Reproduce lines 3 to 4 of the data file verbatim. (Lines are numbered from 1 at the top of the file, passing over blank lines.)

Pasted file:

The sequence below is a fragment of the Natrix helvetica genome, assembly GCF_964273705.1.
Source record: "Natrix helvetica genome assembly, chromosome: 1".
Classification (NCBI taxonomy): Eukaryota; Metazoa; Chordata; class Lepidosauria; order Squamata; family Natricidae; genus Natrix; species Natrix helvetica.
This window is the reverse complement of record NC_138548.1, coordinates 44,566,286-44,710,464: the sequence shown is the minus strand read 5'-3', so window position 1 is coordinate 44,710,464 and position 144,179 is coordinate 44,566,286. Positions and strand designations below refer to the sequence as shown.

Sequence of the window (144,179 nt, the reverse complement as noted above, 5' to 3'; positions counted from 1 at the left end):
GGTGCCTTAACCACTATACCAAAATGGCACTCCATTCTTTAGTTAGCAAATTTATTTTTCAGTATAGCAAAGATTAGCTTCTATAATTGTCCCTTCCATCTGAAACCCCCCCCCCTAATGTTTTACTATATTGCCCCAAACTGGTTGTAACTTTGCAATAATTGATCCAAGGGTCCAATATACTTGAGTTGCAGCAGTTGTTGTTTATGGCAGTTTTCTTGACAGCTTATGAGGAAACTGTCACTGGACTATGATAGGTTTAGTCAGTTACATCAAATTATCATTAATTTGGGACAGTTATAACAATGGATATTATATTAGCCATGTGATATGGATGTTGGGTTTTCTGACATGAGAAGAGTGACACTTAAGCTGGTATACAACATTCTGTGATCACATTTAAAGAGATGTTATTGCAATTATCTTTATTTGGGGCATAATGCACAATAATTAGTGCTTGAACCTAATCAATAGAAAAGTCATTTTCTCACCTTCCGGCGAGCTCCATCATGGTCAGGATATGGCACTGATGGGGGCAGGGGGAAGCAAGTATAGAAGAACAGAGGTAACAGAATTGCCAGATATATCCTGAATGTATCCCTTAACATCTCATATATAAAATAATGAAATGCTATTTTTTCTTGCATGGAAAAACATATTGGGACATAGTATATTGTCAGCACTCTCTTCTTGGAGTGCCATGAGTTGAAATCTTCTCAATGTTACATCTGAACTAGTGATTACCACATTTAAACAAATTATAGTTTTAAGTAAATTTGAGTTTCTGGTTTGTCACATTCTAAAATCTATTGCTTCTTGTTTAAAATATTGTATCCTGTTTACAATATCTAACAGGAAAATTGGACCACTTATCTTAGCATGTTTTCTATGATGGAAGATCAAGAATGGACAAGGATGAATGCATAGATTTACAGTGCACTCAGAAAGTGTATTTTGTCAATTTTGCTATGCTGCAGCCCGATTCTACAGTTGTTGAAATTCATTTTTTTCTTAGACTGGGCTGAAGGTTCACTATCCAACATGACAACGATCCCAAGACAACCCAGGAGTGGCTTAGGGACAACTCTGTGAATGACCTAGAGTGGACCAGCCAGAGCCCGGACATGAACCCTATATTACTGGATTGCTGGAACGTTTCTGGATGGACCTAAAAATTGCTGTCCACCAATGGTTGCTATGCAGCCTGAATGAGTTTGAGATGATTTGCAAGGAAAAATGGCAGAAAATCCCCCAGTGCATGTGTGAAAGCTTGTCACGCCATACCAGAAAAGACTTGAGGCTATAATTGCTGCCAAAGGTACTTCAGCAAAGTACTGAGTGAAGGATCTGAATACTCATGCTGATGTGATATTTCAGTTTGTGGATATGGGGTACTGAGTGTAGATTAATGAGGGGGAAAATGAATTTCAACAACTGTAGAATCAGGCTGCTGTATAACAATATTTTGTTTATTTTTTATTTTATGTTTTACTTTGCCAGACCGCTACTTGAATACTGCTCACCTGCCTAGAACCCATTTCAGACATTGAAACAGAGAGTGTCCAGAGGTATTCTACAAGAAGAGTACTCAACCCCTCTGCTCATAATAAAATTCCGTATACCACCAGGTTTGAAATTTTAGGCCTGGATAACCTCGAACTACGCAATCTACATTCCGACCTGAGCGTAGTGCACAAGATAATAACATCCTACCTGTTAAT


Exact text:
Classification (NCBI taxonomy): Eukaryota; Metazoa; Chordata; class Lepidosauria; order Squamata; family Natricidae; genus Natrix; species Natrix helvetica.
This window is the reverse complement of record NC_138548.1, coordinates 44,566,286-44,710,464: the sequence shown is the minus strand read 5'-3', so window position 1 is coordinate 44,710,464 and position 144,179 is coordinate 44,566,286. Positions and strand designations below refer to the sequence as shown.